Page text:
Should cameras be added to special education classrooms? A school board in Md. is considering it

Should cameras be placed in special education classrooms? That’s what members of the Board of Education in Frederick County, Maryland, are looking into.

Not everyone is on board. According to a recent survey presented by Frederick County Public Schools Deputy Superintendent Mike Markoe, some teachers stated that they don’t think a policy adding cameras to classrooms is the right thing to do.

During a work session on Wednesday night, Markoe said the recent survey about the pilot program was sent to 82 teachers, with a 70% response rate.

He said at this time, administrative staff would not recommend a pilot program with cameras to move forward.

“There are some very strong viewpoints on both sides of the cameras,” Markoe said.

He said almost 45% of the teachers that responded are opposed to the pilot program. Twelve teachers, or about 20% of those who responded, said that they were interested in pursuing the program, and about 34% of respondents said that they needed more information.

Centerville Elementary School Assistant Principal Erin Horman spoke during the session about going into the specialized programs for students and talking to the teachers and support staff about the program.

“Many of them said, in terms of this, that the idea of just someone ‘always watching.’ I heard ‘Big Brother, it’s like Big Brother’, and they’re not hearing what’s happening,” Horman said.

“They’re not hearing what’s being said, they’re not hearing what’s outside the hallway. Really, it’s just what’s happening right here, right now, in the eyes of the beholder of those who are watching it.”

In 2021, FCPS said it would stop using seclusion as a disciplinary tactic and change its practices on restraints, after reaching a settlement with the Department of Justice’s Civil Rights Division over accusations of discrimination against students with disabilities.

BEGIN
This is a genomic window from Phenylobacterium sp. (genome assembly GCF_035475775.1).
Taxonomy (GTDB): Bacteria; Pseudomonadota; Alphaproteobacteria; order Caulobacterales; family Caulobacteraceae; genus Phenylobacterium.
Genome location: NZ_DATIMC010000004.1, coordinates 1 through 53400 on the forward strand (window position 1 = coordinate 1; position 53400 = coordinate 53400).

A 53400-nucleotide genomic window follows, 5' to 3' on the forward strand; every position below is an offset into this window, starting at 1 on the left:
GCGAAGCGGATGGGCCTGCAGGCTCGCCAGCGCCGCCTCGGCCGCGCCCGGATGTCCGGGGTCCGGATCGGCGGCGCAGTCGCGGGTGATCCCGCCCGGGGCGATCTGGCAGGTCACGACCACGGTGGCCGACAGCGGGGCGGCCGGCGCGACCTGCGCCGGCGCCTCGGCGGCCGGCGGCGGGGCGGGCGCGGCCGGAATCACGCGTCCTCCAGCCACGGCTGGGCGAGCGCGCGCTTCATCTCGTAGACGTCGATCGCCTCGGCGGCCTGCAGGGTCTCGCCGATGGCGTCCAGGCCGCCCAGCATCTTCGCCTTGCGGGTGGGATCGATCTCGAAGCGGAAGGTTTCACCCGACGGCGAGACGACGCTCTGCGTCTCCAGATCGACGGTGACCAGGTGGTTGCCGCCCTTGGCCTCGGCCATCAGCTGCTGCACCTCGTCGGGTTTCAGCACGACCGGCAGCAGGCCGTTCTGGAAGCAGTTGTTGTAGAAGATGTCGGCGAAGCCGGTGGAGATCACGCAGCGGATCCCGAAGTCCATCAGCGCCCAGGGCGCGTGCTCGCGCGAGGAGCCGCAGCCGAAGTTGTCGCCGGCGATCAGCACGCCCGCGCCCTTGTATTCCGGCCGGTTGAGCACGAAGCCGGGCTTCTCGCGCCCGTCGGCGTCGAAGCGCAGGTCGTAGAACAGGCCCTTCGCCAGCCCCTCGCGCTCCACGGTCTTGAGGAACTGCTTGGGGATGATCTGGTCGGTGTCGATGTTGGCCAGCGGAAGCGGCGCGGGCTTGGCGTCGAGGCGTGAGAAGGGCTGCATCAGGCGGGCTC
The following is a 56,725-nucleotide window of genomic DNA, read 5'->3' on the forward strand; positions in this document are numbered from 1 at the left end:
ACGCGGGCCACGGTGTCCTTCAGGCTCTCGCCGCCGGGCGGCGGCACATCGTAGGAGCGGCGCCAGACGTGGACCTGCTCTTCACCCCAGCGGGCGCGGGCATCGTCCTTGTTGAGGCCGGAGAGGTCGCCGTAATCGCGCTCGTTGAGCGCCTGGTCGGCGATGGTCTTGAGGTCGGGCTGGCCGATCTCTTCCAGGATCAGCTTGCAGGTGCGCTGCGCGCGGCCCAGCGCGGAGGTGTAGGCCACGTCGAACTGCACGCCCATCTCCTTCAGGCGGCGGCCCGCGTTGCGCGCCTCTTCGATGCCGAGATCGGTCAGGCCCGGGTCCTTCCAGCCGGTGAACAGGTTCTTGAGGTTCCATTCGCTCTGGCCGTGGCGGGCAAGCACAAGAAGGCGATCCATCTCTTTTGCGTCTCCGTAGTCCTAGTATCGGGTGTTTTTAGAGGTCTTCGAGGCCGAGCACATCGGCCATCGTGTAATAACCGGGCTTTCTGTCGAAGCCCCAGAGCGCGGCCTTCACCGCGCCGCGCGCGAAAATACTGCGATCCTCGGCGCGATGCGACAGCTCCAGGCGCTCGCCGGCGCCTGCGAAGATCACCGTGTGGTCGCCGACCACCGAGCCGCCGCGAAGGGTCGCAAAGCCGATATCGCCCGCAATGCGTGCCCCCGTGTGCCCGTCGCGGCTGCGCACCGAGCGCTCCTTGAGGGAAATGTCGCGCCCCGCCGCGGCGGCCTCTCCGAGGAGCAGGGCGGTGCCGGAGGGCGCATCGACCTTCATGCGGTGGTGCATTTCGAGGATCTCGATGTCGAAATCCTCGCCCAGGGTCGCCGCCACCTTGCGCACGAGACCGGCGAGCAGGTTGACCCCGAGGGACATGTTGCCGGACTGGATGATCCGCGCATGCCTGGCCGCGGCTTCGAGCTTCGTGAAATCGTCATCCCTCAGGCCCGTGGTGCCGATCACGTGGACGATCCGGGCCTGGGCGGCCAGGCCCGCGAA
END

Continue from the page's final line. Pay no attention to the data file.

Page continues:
“There are a lot of complexities that we need to look at,” Markoe said.

He said things like cost, protocols and how investigations into any allegations regarding misconduct in the classroom would need to be considered.

“We found that for one classroom — or one program — would be roughly $10,000 to advance it,” Markoe said.

Brooke Liberman, a student member of the Board of Education, is advocating for the pilot program, saying it looks out for students who can’t speak up for themselves.

“I think that cameras need to be in the classrooms to stick up for students who can’t necessarily share what is happening,” Lieberman said.

“I work with the Learning for Life students all the time, I’m president of the Best Buddies club at my school, I have participated in countless unified sports teams over my years at Urbana, and I honestly think some students can’t necessarily share what is going on — should something, hopefully nothing at all, happen.”

The board did not vote on the program Wednesday night. Instead, members instructed staff to continue studying the possibility of a camera program.

Valerie Bonk

Valerie Bonk started working at WTOP in 2016 and has lived in Howard County, Maryland, her entire life. She's thrilled to be a reporter for WTOP telling stories on air. She works as both a television and radio reporter in the Maryland and D.C. areas. 

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